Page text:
The deficiency is that all merger control jurisdictions have been unable to lay a glove on big data’s systematic, defensive acquisitions of upstart technology companies that could threaten its position, as big data itself threatened the positions of Microsoft and IBM.
There is some evidence that this penny has dropped with policy makers—at least in Germany. A future Democratic administration in the US will need to take up the challenge of reforming merger control; for Ball is essentially right to say that some control of market concentration is in the US’s own best interests.
Stephen Hornsby, EU and competition lawyer at Goodman Derrick LLP
We are sorry that Philip Ball did not like our new book on creativity, but has he actually read it? (“Machine Mozarts,” April) So far from being “curiously old fashioned,” it is instead forward-looking in the stand it takes for idiosyncratic human values, against the pernicious megadata and algorithms that enamour him so.
Meanwhile Jonathan Ive, who designs the machines so many people use to access the internet, is the son of a silversmith and puts handicraft at the centre of his practice as Chief Design Officer of Apple. That makes a point. Curiously old-fashioned values are our bet for the future.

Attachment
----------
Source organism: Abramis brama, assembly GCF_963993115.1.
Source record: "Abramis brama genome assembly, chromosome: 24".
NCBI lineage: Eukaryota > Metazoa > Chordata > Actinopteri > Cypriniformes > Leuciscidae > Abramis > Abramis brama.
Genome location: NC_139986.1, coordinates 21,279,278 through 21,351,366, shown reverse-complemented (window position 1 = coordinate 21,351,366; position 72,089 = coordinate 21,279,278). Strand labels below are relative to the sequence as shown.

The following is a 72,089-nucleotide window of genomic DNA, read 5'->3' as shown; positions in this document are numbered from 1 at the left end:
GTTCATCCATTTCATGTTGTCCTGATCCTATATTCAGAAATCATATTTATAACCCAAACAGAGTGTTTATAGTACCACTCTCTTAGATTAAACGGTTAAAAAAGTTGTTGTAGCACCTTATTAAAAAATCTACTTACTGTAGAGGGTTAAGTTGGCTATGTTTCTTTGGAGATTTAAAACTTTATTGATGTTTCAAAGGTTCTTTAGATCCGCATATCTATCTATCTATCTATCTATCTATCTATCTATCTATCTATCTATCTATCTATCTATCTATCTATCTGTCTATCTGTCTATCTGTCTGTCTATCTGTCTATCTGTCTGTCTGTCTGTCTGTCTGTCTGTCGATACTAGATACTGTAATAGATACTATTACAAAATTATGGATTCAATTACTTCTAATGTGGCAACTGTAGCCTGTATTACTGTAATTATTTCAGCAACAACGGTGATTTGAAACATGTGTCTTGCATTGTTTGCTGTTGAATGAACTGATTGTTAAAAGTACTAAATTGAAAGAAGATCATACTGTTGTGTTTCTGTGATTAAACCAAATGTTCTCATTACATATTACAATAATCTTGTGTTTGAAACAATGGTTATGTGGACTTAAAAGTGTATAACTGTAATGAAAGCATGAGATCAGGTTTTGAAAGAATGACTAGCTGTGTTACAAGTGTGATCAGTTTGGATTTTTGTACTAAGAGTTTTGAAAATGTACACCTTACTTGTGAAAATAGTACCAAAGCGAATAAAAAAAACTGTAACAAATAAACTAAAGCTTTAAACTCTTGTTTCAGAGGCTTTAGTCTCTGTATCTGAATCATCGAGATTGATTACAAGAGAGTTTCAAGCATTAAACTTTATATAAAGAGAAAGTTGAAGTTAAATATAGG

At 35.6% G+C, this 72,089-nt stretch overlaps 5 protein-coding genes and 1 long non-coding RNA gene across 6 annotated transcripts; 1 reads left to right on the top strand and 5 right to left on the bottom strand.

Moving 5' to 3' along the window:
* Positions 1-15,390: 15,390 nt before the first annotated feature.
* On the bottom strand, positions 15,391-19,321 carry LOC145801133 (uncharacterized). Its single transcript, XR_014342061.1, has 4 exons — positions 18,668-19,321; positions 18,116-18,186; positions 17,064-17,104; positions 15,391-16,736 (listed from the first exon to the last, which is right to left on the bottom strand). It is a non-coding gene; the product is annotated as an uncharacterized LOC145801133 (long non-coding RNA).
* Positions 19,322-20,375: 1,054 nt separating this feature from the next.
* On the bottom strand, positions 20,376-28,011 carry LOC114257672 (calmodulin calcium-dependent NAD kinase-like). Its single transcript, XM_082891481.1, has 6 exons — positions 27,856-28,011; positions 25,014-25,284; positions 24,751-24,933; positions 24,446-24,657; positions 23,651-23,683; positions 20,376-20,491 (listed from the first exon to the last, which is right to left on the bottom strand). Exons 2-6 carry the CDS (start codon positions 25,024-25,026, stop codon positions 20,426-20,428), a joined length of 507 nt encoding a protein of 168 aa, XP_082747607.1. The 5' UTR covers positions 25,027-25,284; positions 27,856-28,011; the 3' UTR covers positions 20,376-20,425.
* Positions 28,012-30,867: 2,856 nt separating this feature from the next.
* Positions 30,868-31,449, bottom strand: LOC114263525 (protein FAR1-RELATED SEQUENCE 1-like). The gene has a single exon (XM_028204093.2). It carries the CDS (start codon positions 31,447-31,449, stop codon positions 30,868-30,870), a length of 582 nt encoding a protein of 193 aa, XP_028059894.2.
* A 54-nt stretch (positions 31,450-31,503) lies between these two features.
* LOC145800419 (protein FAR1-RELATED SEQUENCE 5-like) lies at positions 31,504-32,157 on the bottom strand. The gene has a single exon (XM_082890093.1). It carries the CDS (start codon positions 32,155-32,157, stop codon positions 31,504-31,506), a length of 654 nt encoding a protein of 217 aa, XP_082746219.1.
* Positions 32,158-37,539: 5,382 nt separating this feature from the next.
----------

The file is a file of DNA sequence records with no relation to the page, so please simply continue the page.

Stephen Bayley and Roger Mavity, authors of “How to Steal Fire”
Rée of light
So Paul Rée was a friend of Friedrich Nietzsche who opened the philosopher’s eyes to “the challenges of English utilitarianism” and “the allure of French style.” Jonathan Rée then adds he was also “some relation of mine” (“Tricky Friedrich,” March).
Paul Rée is clearly someone who deserves to be rescued from obscurity by one of the few people who has heard of him.
Ivor Morgan, Lincoln
I enjoyed Kate Williams’s piece on queens in film (“Queens of all our hearts,” April). One reason we’re seeing so many screen queens is likely the result of a knee-jerk reaction to the #MeToo movement. It’s an easy way to give women lead roles without having to write an entirely new character. (This was surely the impetus behind the recent Mary Queen of Scots film, which explored the relationship between Mary and Elizabeth. Two for the price of one!) In this sense the writers can pretend to be revolutionary, while in fact tapping into a safe, nostalgic place.
Lucinda Smyth, critic, London
Mark Damazer’s defence of BBC coverage of Brexit is an interesting insider’s account with many fair points. Like Damazer I started as a graduate news trainee in the BBC and remain devoted to its public service ethos. But I do think the BBC badly lost its way on Brexit as listed below.